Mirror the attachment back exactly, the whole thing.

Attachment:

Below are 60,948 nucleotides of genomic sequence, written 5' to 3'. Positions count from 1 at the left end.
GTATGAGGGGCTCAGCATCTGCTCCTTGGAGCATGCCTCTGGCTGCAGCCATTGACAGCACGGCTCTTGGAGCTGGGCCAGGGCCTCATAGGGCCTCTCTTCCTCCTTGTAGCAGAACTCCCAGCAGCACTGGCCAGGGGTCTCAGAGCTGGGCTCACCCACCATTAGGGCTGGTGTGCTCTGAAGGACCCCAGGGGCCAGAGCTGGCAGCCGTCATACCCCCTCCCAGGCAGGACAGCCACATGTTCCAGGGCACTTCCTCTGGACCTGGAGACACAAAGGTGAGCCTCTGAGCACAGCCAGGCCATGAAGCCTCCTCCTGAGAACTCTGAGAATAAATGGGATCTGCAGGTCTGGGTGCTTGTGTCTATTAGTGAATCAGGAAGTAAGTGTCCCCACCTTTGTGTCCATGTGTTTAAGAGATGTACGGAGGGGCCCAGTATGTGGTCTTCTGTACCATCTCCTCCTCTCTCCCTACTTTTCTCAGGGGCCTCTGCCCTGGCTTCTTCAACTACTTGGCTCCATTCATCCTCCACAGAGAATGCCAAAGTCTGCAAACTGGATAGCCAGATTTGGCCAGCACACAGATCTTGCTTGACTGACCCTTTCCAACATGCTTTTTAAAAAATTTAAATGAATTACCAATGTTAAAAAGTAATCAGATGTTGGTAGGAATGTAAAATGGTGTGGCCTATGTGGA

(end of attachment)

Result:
Below are 60,948 nucleotides of genomic sequence, written 5' to 3'. Positions count from 1 at the left end.
GTATGAGGGGCTCAGCATCTGCTCCTTGGAGCATGCCTCTGGCTGCAGCCATTGACAGCACGGCTCTTGGAGCTGGGCCAGGGCCTCATAGGGCCTCTCTTCCTCCTTGTAGCAGAACTCCCAGCAGCACTGGCCAGGGGTCTCAGAGCTGGGCTCACCCACCATTAGGGCTGGTGTGCTCTGAAGGACCCCAGGGGCCAGAGCTGGCAGCCGTCATACCCCCTCCCAGGCAGGACAGCCACATGTTCCAGGGCACTTCCTCTGGACCTGGAGACACAAAGGTGAGCCTCTGAGCACAGCCAGGCCATGAAGCCTCCTCCTGAGAACTCTGAGAATAAATGGGATCTGCAGGTCTGGGTGCTTGTGTCTATTAGTGAATCAGGAAGTAAGTGTCCCCACCTTTGTGTCCATGTGTTTAAGAGATGTACGGAGGGGCCCAGTATGTGGTCTTCTGTACCATCTCCTCCTCTCTCCCTACTTTTCTCAGGGGCCTCTGCCCTGGCTTCTTCAACTACTTGGCTCCATTCATCCTCCACAGAGAATGCCAAAGTCTGCAAACTGGATAGCCAGATTTGGCCAGCACACAGATCTTGCTTGACTGACCCTTTCCAACATGCTTTTTAAAAAATTTAAATGAATTACCAATGTTAAAAAGTAATCAGATGTTGGTAGGAATGTAAAATGGTGTGGCCTATGTGGA